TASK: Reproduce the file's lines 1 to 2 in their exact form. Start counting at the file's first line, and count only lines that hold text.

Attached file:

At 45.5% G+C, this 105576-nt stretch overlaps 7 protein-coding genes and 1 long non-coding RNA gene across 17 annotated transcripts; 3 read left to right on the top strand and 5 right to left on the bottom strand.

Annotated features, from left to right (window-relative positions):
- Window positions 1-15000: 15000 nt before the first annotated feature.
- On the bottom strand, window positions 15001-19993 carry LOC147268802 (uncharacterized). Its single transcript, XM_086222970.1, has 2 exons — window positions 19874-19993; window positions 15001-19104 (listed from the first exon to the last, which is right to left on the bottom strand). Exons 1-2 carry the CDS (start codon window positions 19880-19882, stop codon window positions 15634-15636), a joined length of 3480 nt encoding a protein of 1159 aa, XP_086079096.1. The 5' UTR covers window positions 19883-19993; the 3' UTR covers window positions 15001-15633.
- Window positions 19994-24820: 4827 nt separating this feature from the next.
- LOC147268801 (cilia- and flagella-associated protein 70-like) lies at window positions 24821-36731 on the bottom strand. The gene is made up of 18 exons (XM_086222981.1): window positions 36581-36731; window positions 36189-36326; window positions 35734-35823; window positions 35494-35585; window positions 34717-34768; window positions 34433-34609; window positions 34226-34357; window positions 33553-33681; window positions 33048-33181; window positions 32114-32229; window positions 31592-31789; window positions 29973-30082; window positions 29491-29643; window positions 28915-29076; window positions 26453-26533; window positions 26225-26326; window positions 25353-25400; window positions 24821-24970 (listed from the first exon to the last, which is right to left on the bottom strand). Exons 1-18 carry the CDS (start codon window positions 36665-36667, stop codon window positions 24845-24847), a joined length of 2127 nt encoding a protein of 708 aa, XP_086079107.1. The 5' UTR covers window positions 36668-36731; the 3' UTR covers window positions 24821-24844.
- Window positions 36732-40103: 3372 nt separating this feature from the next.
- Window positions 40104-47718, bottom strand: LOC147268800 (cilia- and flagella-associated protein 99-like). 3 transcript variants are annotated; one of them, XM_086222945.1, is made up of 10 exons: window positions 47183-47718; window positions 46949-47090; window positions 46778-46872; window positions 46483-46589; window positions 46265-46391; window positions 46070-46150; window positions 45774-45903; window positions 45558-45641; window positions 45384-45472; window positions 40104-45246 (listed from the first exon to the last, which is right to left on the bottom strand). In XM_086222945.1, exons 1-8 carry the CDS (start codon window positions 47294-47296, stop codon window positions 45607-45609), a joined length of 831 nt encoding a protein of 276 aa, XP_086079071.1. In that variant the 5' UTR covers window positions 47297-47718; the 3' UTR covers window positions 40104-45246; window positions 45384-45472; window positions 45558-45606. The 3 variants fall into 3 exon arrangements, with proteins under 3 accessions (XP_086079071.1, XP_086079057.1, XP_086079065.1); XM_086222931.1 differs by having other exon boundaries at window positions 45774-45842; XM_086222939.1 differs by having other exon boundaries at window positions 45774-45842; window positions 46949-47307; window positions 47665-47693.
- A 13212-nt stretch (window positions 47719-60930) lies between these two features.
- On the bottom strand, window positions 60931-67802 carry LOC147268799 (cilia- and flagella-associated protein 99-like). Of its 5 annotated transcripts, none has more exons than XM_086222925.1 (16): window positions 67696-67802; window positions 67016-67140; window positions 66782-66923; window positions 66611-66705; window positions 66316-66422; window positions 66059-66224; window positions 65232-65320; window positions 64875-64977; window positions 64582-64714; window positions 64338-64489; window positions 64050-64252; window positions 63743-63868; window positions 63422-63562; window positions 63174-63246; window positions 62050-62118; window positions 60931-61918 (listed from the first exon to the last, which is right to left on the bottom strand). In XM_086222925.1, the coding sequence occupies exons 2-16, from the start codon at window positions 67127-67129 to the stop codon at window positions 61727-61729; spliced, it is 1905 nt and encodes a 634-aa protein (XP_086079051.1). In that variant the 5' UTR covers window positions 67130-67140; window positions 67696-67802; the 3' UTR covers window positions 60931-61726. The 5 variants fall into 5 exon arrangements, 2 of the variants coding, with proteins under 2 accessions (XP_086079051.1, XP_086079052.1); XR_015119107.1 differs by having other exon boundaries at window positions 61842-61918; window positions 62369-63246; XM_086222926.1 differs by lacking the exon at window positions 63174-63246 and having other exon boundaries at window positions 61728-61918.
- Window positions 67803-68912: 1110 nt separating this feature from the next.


At 45.5% G+C, this 105576-nt stretch overlaps 7 protein-coding genes and 1 long non-coding RNA gene across 17 annotated transcripts; 3 read left to right on the top strand and 5 right to left on the bottom strand.

Annotated features, from left to right (window-relative positions):